the help of Affirmative Action.

Her view is shared by many, especially younger, women.  We 
all want to believe that if we have a job and are successful 
that it is because of our own objectively-measured 
qualifications and performance, not because of favored 
treatment dictated by law or political correctness.

In a way, I'm glad that younger women see so little overt 
discrimination that they feel safe in pursuing their careers 
without "help" and without attending to "women's issues." 
However, I am sad that after so much sacrifice and effort on 
the part of women who came earlier that the younger women 
can not, or choose not, to see beyond their own personal 
situation. Nowadays, many women are afraid of retribution 
and, to protect their careers, avoid saying anything about 
"women's issues." Some go as far as Hillenbrand and speak 
out against affirmative action. As long as they have a job, 
some women seem unaware, or unwilling to acknowlege 
publicly, that discrimination exists and that there is a 
need to address inequities. However, because of 
discrimination, some women may have a lesser job or status 
than they deserve, and others, like me, have left the field. 
Compared to the sacrifices some women have made, it's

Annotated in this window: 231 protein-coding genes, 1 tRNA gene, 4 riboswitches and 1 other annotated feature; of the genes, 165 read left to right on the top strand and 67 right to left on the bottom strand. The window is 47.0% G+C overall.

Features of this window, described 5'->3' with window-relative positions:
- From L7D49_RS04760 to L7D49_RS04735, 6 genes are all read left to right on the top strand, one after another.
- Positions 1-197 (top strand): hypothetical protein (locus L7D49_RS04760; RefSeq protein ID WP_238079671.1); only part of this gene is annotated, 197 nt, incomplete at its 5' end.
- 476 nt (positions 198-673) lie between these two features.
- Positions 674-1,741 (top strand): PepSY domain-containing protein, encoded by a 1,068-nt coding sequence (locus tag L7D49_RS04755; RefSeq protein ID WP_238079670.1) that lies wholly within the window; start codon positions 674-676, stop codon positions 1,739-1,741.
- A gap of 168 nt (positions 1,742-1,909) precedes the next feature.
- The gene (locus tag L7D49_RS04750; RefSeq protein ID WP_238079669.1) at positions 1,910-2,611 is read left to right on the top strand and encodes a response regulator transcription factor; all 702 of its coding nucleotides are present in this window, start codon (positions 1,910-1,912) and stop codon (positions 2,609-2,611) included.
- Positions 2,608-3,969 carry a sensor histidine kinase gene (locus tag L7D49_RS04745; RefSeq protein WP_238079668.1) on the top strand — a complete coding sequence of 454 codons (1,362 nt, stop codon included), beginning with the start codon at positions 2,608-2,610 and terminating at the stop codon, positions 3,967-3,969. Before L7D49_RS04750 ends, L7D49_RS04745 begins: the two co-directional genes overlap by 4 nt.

selfish and cowardly of others to protect their own careers 
by being unsupportive of those who seek to build on the 
progress that we have made thus far. It is because of 
outspoken women that went before us that we can, for 
example, observe at Carnegie observatories. Just because 
there are no longer formal bars to women at observatories 
does not mean that discrimination no longer exists.



There is much more to discrimination than 'the number of 
instances of sexism, that Hillenbrand surveyed. These days 
sexism is expressed less often by overt discrete instances, 
such as physical or verbal harassment, and more often by 
subtly dismissive attitudes or remarks toward women and 
their performance at work. For example, a woman may find 
herself in a department in which many of her colleagues 
expect her to fail. These colleagues may be uncomfortable